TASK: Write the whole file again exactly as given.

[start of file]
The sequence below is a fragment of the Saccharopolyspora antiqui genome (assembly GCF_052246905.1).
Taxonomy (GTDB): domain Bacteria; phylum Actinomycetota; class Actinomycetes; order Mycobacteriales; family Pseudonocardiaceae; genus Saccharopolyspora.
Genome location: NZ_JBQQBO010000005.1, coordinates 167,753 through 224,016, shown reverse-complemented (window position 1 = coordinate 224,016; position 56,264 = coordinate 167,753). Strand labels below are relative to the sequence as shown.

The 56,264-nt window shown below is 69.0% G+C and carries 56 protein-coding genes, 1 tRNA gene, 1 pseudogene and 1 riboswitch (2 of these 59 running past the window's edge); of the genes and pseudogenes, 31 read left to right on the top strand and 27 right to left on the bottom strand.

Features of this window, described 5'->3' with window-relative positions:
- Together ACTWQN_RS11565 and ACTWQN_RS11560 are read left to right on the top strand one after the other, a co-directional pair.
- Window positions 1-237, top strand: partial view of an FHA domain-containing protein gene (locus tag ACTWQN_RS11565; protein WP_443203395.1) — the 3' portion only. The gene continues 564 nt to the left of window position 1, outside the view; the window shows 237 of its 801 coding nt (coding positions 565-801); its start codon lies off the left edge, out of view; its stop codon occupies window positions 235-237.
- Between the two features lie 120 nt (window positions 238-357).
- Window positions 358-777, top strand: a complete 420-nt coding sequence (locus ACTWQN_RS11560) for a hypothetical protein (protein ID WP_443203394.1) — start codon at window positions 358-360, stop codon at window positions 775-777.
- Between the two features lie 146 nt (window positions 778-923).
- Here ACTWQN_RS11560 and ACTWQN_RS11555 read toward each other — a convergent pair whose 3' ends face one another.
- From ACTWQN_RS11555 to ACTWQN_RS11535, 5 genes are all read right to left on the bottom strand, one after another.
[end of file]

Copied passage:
The sequence below is a fragment of the Saccharopolyspora antiqui genome (assembly GCF_052246905.1).
Taxonomy (GTDB): domain Bacteria; phylum Actinomycetota; class Actinomycetes; order Mycobacteriales; family Pseudonocardiaceae; genus Saccharopolyspora.
Genome location: NZ_JBQQBO010000005.1, coordinates 167,753 through 224,016, shown reverse-complemented (window position 1 = coordinate 224,016; position 56,264 = coordinate 167,753). Strand labels below are relative to the sequence as shown.

The 56,264-nt window shown below is 69.0% G+C and carries 56 protein-coding genes, 1 tRNA gene, 1 pseudogene and 1 riboswitch (2 of these 59 running past the window's edge); of the genes and pseudogenes, 31 read left to right on the top strand and 27 right to left on the bottom strand.

Features of this window, described 5'->3' with window-relative positions:
- Together ACTWQN_RS11565 and ACTWQN_RS11560 are read left to right on the top strand one after the other, a co-directional pair.
- Window positions 1-237, top strand: partial view of an FHA domain-containing protein gene (locus tag ACTWQN_RS11565; protein WP_443203395.1) — the 3' portion only. The gene continues 564 nt to the left of window position 1, outside the view; the window shows 237 of its 801 coding nt (coding positions 565-801); its start codon lies off the left edge, out of view; its stop codon occupies window positions 235-237.
- Between the two features lie 120 nt (window positions 238-357).
- Window positions 358-777, top strand: a complete 420-nt coding sequence (locus ACTWQN_RS11560) for a hypothetical protein (protein ID WP_443203394.1) — start codon at window positions 358-360, stop codon at window positions 775-777.
- Between the two features lie 146 nt (window positions 778-923).
- Here ACTWQN_RS11560 and ACTWQN_RS11555 read toward each other — a convergent pair whose 3' ends face one another.
- From ACTWQN_RS11555 to ACTWQN_RS11535, 5 genes are all read right to left on the bottom strand, one after another.